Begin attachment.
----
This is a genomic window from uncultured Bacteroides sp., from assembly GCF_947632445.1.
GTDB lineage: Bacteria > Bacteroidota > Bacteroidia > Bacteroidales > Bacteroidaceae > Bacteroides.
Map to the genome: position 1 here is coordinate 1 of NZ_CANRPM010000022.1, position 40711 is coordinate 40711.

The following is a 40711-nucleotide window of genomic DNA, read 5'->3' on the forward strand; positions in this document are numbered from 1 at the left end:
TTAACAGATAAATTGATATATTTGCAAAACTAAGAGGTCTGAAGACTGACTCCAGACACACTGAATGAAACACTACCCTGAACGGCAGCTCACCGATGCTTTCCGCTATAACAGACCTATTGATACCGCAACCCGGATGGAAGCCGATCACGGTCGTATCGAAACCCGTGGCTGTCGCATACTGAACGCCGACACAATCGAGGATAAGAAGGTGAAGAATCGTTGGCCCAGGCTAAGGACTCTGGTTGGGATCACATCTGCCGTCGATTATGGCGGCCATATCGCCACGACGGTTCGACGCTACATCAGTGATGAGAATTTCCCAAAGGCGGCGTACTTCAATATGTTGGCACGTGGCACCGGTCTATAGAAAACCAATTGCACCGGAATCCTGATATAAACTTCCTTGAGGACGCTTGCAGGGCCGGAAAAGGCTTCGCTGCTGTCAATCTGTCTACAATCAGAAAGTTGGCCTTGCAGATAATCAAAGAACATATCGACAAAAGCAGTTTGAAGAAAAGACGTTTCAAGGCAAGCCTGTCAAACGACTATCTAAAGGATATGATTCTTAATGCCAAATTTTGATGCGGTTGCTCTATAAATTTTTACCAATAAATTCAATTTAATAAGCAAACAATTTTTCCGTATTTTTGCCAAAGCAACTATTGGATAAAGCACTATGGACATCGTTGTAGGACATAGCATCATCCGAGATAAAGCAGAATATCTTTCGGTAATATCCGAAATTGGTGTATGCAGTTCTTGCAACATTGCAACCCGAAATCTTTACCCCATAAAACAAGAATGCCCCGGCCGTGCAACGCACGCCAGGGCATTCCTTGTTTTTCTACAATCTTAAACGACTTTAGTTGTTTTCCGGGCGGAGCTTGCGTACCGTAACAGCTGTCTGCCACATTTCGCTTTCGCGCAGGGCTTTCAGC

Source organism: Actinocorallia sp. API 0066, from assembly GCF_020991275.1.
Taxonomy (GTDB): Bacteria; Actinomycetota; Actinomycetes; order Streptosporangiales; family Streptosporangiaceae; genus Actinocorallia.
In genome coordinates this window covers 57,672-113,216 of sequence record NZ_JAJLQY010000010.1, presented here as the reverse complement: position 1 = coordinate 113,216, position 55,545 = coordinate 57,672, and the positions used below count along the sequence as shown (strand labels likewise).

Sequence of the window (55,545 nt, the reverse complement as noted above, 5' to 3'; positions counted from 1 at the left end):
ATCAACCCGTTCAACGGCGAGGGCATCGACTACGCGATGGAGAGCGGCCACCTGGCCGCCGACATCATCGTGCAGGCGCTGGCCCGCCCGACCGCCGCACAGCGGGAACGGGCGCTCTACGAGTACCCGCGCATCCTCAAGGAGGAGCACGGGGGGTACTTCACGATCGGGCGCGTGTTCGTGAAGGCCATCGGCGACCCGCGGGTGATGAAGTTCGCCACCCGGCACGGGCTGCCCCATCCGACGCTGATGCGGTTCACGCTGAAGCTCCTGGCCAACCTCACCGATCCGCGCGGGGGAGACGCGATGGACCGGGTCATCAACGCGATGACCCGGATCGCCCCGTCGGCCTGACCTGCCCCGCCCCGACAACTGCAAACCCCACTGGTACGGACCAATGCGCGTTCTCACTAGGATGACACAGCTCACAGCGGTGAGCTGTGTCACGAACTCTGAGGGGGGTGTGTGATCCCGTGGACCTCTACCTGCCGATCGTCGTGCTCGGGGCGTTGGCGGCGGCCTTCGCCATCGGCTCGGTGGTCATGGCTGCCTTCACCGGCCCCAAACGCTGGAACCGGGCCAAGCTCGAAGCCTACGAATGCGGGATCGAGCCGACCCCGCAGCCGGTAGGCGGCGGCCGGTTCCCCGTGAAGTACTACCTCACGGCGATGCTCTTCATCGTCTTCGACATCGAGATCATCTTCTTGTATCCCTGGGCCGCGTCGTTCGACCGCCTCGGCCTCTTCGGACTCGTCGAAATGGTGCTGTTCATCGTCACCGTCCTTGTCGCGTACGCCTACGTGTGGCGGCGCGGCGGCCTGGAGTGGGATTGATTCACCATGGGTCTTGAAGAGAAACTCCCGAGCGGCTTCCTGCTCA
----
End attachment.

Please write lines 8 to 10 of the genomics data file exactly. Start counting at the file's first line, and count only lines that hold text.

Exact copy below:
In genome coordinates this window covers 57,672-113,216 of sequence record NZ_JAJLQY010000010.1, presented here as the reverse complement: position 1 = coordinate 113,216, position 55,545 = coordinate 57,672, and the positions used below count along the sequence as shown (strand labels likewise).

Sequence of the window (55,545 nt, the reverse complement as noted above, 5' to 3'; positions counted from 1 at the left end):
ATCAACCCGTTCAACGGCGAGGGCATCGACTACGCGATGGAGAGCGGCCACCTGGCCGCCGACATCATCGTGCAGGCGCTGGCCCGCCCGACCGCCGCACAGCGGGAACGGGCGCTCTACGAGTACCCGCGCATCCTCAAGGAGGAGCACGGGGGGTACTTCACGATCGGGCGCGTGTTCGTGAAGGCCATCGGCGACCCGCGGGTGATGAAGTTCGCCACCCGGCACGGGCTGCCCCATCCGACGCTGATGCGGTTCACGCTGAAGCTCCTGGCCAACCTCACCGATCCGCGCGGGGGAGACGCGATGGACCGGGTCATCAACGCGATGACCCGGATCGCCCCGTCGGCCTGACCTGCCCCGCCCCGACAACTGCAAACCCCACTGGTACGGACCAATGCGCGTTCTCACTAGGATGACACAGCTCACAGCGGTGAGCTGTGTCACGAACTCTGAGGGGGGTGTGTGATCCCGTGGACCTCTACCTGCCGATCGTCGTGCTCGGGGCGTTGGCGGCGGCCTTCGCCATCGGCTCGGTGGTCATGGCTGCCTTCACCGGCCCCAAACGCTGGAACCGGGCCAAGCTCGAAGCCTACGAATGCGGGATCGAGCCGACCCCGCAGCCGGTAGGCGGCGGCCGGTTCCCCGTGAAGTACTACCTCACGGCGATGCTCTTCATCGTCTTCGACATCGAGATCATCTTCTTGTATCCCTGGGCCGCGTCGTTCGACCGCCTCGGCCTCTTCGGACTCGTCGAAATGGTGCTGTTCATCGTCACCGTCCTTGTCGCGTACGCCTACGTGTGGCGGCGCGGCGGCCTGGAGTGGGATTGATTCACCATGGGTCTTGAAGAGAAACTCCCGAGCGGCTTCCTGCTCA